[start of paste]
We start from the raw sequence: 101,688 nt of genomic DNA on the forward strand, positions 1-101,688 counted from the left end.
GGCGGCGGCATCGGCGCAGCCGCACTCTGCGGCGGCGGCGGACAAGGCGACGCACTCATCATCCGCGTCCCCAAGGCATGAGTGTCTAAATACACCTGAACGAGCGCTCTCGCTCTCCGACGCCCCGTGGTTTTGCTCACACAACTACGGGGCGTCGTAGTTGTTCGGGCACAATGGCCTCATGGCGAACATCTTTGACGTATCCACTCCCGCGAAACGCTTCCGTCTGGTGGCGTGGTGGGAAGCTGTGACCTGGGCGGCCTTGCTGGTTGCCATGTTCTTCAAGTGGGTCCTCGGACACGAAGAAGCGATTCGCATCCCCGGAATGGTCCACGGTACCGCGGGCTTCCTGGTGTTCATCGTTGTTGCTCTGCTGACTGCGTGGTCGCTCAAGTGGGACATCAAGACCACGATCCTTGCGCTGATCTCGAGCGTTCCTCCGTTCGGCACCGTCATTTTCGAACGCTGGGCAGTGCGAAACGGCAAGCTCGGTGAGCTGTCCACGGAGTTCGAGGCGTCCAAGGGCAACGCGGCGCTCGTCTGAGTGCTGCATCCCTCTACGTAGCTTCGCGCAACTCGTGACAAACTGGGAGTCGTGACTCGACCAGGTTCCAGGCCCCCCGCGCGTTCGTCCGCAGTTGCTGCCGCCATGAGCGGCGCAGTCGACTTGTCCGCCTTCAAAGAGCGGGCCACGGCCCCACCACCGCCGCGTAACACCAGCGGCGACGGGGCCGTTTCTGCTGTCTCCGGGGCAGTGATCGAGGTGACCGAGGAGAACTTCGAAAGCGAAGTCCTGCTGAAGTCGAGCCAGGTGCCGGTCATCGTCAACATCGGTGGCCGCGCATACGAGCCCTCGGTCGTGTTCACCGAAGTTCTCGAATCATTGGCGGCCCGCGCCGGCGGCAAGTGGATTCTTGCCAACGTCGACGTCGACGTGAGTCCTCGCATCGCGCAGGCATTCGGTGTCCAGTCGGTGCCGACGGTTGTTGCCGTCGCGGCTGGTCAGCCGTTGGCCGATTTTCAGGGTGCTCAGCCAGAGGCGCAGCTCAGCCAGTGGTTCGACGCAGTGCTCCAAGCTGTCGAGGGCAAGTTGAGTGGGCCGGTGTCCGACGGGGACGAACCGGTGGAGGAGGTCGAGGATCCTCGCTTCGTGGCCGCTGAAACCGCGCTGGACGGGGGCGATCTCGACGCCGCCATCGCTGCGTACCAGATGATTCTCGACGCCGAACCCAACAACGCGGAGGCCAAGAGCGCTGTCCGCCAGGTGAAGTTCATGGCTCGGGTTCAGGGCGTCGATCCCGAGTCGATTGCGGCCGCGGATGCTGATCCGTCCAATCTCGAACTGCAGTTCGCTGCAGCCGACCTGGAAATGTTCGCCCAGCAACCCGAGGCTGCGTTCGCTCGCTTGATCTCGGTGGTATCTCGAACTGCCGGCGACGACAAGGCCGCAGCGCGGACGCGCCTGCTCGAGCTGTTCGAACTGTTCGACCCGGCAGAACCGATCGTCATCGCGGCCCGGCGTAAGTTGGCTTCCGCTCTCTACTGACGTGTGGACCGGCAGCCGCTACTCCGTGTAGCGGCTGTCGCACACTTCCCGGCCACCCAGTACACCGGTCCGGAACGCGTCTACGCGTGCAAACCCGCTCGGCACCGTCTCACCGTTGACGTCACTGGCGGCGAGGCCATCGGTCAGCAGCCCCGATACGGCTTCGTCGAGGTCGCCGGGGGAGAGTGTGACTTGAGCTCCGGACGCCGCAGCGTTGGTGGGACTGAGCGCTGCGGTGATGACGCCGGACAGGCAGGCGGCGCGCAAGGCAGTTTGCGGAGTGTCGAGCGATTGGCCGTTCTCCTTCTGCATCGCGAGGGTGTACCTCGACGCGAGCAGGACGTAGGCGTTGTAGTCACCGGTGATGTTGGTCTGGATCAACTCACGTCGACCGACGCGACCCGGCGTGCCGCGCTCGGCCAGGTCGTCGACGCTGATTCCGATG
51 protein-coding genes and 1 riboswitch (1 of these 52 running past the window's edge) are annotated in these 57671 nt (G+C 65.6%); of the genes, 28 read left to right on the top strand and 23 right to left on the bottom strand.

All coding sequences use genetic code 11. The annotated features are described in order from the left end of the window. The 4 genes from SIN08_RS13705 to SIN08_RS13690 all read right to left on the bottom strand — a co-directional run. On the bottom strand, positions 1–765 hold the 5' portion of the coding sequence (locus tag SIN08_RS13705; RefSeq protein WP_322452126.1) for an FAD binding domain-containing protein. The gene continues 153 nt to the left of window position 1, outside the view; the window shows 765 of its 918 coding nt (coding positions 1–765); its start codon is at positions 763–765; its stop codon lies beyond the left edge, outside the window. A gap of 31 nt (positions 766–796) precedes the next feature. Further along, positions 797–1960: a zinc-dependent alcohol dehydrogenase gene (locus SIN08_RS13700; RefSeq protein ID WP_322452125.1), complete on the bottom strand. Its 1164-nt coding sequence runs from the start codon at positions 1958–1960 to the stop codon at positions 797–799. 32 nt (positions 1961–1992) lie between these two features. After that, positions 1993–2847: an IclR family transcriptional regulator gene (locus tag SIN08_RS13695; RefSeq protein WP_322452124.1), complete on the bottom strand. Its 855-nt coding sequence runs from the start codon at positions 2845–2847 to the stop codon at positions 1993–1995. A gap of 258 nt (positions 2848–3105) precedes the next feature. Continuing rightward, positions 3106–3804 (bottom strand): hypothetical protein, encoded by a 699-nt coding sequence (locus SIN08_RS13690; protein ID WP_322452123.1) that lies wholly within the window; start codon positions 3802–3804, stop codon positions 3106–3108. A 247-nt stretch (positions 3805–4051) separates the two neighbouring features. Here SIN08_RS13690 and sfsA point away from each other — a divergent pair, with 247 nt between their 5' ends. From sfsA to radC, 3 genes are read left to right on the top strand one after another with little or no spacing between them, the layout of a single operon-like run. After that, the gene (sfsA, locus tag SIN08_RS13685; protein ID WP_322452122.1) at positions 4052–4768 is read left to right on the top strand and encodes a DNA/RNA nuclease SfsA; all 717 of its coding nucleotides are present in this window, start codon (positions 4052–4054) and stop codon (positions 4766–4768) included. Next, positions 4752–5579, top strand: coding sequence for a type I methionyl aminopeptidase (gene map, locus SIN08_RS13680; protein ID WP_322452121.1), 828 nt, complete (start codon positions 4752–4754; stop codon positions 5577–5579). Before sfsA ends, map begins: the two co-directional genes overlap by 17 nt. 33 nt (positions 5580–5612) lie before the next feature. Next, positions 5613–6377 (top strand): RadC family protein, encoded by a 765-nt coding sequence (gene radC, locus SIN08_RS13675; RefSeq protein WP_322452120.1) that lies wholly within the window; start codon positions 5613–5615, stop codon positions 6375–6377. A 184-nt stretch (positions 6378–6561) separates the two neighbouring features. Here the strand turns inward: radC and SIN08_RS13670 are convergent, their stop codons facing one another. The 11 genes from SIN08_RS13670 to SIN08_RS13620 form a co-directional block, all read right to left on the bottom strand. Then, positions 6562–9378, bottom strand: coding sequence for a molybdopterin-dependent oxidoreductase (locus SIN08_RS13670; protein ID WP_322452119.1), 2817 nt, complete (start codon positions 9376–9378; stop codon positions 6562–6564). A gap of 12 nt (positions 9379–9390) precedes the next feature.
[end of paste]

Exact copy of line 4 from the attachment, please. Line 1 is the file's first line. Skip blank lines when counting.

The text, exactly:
All coding sequences use genetic code 11. The annotated features are described in order from the left end of the window. The 4 genes from SIN08_RS13705 to SIN08_RS13690 all read right to left on the bottom strand — a co-directional run. On the bottom strand, positions 1–765 hold the 5' portion of the coding sequence (locus tag SIN08_RS13705; RefSeq protein WP_322452126.1) for an FAD binding domain-containing protein. The gene continues 153 nt to the left of window position 1, outside the view; the window shows 765 of its 918 coding nt (coding positions 1–765); its start codon is at positions 763–765; its stop codon lies beyond the left edge, outside the window. A gap of 31 nt (positions 766–796) precedes the next feature. Further along, positions 797–1960: a zinc-dependent alcohol dehydrogenase gene (locus SIN08_RS13700; RefSeq protein ID WP_322452125.1), complete on the bottom strand. Its 1164-nt coding sequence runs from the start codon at positions 1958–1960 to the stop codon at positions 797–799. 32 nt (positions 1961–1992) lie between these two features. After that, positions 1993–2847: an IclR family transcriptional regulator gene (locus tag SIN08_RS13695; RefSeq protein WP_322452124.1), complete on the bottom strand. Its 855-nt coding sequence runs from the start codon at positions 2845–2847 to the stop codon at positions 1993–1995. A gap of 258 nt (positions 2848–3105) precedes the next feature. Continuing rightward, positions 3106–3804 (bottom strand): hypothetical protein, encoded by a 699-nt coding sequence (locus SIN08_RS13690; protein ID WP_322452123.1) that lies wholly within the window; start codon positions 3802–3804, stop codon positions 3106–3108. A 247-nt stretch (positions 3805–4051) separates the two neighbouring features. Here SIN08_RS13690 and sfsA point away from each other — a divergent pair, with 247 nt between their 5' ends. From sfsA to radC, 3 genes are read left to right on the top strand one after another with little or no spacing between them, the layout of a single operon-like run. After that, the gene (sfsA, locus tag SIN08_RS13685; protein ID WP_322452122.1) at positions 4052–4768 is read left to right on the top strand and encodes a DNA/RNA nuclease SfsA; all 717 of its coding nucleotides are present in this window, start codon (positions 4052–4054) and stop codon (positions 4766–4768) included. Next, positions 4752–5579, top strand: coding sequence for a type I methionyl aminopeptidase (gene map, locus SIN08_RS13680; protein ID WP_322452121.1), 828 nt, complete (start codon positions 4752–4754; stop codon positions 5577–5579). Before sfsA ends, map begins: the two co-directional genes overlap by 17 nt. 33 nt (positions 5580–5612) lie before the next feature. Next, positions 5613–6377 (top strand): RadC family protein, encoded by a 765-nt coding sequence (gene radC, locus SIN08_RS13675; RefSeq protein WP_322452120.1) that lies wholly within the window; start codon positions 5613–5615, stop codon positions 6375–6377. A 184-nt stretch (positions 6378–6561) separates the two neighbouring features. Here the strand turns inward: radC and SIN08_RS13670 are convergent, their stop codons facing one another. The 11 genes from SIN08_RS13670 to SIN08_RS13620 form a co-directional block, all read right to left on the bottom strand. Then, positions 6562–9378, bottom strand: coding sequence for a molybdopterin-dependent oxidoreductase (locus SIN08_RS13670; protein ID WP_322452119.1), 2817 nt, complete (start codon positions 9376–9378; stop codon positions 6562–6564). A gap of 12 nt (positions 9379–9390) precedes the next feature.